Bruce Wayne Playboy Billionaire – One Aspect Of The Batman Character Not In Movies Yet
The world is gearing up for the release of Matt Reeves’ The Batman, featuring Robert Pattinson’s debut as the Caped Crusader. Early reviews seems positive, fawning of the auteur direction of this massive, three-hour-long Batman film. One thing both the director and the star promised was a new take on the Dark Knight. Yet, from what the marketing has shown us, it doesn’t feel all that fresh. Pretty much everyone in the history of Batman on film has played Bruce Wayne as a brooding, dark individual, save for George Clooney and the OG, Adam West. When the time comes for a new Batman with a new actor, a way to freshen the movies to come would be to finally show Bruce Wayne as a playboy billionaire.
Both live-action TV series and movies based on comic book characters all brush up against the notion of the secret identity. Modern heroes are very careless with their secrets, and – even though it makes narrative sense – reveal their identities to their helpers all the time. This is the 11th movie where Batman takes a leading role, and all of them have their charms. Yet, there is one angle that filmmakers have not yet explored, and that’s a seemingly well-adjusted Bruce Wayne leading a convincing double life. It also could help finally address the modern concerns about Wayne. As a billionaire, dressing up as a bat and punching criminals is the least effective way he can help fix crime in Gotham City.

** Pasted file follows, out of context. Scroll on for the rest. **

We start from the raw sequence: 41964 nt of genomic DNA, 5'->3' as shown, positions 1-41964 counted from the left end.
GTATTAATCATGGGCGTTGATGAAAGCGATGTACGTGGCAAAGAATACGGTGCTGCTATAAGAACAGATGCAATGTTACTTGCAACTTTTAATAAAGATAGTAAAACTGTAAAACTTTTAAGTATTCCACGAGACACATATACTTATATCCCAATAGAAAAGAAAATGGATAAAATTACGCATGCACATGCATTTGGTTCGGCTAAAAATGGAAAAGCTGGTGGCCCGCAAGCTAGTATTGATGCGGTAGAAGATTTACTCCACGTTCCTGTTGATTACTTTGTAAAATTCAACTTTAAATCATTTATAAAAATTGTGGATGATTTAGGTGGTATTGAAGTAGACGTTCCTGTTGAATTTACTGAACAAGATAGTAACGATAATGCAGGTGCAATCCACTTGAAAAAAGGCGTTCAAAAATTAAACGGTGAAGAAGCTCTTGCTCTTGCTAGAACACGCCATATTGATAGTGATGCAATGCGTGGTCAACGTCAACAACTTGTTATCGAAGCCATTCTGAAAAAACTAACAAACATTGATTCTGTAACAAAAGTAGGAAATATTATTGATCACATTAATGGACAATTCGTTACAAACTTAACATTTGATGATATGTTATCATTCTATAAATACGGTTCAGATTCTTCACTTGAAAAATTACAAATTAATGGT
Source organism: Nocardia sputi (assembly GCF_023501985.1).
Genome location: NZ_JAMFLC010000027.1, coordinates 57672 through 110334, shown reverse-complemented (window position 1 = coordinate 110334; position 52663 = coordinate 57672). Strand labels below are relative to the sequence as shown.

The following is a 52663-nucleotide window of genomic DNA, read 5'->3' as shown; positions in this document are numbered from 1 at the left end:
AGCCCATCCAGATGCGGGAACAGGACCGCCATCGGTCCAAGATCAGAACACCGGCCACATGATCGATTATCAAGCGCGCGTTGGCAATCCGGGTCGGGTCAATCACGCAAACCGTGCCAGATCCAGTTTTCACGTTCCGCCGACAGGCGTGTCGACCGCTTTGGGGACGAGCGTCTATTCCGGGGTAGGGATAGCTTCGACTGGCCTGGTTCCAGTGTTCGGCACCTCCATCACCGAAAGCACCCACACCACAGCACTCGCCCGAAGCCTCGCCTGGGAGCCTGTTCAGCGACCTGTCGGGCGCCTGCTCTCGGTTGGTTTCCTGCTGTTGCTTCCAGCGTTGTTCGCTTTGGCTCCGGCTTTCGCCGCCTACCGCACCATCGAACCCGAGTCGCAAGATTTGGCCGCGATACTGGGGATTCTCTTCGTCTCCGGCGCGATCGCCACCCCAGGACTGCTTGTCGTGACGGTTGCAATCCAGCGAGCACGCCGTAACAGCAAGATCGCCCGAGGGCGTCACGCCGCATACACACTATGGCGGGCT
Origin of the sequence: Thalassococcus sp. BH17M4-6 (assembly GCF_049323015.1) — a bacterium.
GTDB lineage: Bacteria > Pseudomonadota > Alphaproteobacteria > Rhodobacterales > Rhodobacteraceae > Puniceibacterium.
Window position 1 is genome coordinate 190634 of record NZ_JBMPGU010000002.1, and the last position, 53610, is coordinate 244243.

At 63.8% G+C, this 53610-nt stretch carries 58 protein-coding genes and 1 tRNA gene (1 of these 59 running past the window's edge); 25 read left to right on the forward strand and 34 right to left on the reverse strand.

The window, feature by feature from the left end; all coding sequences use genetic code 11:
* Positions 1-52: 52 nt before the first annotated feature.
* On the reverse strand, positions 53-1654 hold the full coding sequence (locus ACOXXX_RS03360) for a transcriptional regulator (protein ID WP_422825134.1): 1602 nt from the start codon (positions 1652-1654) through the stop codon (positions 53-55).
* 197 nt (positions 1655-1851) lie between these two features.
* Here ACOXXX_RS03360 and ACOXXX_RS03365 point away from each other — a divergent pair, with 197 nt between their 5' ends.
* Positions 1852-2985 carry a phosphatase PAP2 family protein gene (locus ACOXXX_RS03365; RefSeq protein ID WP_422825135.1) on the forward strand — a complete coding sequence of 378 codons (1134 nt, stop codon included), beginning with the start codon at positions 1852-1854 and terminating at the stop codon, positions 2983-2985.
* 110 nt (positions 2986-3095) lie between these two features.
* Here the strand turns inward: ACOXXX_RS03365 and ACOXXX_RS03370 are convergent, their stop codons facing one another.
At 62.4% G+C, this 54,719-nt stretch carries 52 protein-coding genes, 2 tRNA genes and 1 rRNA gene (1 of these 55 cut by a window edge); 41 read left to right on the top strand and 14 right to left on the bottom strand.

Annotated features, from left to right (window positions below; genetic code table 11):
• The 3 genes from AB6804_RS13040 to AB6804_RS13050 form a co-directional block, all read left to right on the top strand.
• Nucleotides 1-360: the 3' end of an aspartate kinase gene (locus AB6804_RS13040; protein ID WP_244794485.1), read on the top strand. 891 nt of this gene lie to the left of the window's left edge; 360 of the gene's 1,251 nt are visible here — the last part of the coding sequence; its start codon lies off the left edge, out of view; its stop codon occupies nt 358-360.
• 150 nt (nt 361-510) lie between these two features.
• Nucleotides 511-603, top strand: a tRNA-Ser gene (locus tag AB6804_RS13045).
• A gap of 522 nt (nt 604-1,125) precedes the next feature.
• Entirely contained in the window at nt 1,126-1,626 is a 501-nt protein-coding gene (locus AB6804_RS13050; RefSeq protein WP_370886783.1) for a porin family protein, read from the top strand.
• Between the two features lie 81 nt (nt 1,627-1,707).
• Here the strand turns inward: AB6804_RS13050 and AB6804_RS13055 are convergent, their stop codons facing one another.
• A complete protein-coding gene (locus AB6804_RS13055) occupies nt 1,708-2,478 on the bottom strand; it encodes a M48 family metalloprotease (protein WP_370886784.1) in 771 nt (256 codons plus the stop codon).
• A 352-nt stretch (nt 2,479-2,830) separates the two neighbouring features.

Save for Adam West and George Clooney, most actors play Bruce Wayne as troubled. Michael Keaton and Ben Affleck to a great job making their Bruces distinct from Batman. Val Kilmer, Christian Bale, and (by all accounts) Robert Pattinson play Bruce and Batman as the same guy. This is a mistake.
Why a Playboy Billionaire Bruce Wayne Would Lead to Fresher Batman Movies
Image via DC Comics
Ironically, the mad-cap Gotham TV series is the first bat-story that justifies the Batman. In this show, costumed criminals ravage Gotham and a helpless police department. In that sort of an environment, a costumed crime-fighter makes sense. Sure, Bruce can fix the city’s troubles with his money, but there is also this chaotic costumed criminal element. So, it makes sense that he’d suit up as a freak himself, especially since (in that universe) he has a personal connection to most of those villains. David Mazouz did a great job as Bruce, balancing him being a caring kid with that darker edge. He never got to play adult Bruce in the Gotham finale, but I am curious as to what that would have looked like.
The secret identity is a great part of comic book stories. I’d love to see a not reclusive Bruce Wayne out in Gotham, partying and raising hell. Another fun twist would be to make him vocally opposed to Batman and vigilantes, playing both sides. It would show that he sees Batman as a necessary evil, but not the final answer to the problem of crime in Gotham. Also, it would allow Batman to be a little more fun than he’s gotten to be. For example, when in Justice League (both versions) Ezra Miller’s Barry Allen asks Affleck’s Wayne what his superpowers are, he simply answers, “I’m rich.” Batman is rarely a funny character, but (ironically) him being an out-of-touch and slightly arrogant rich guy humanizes him a bit.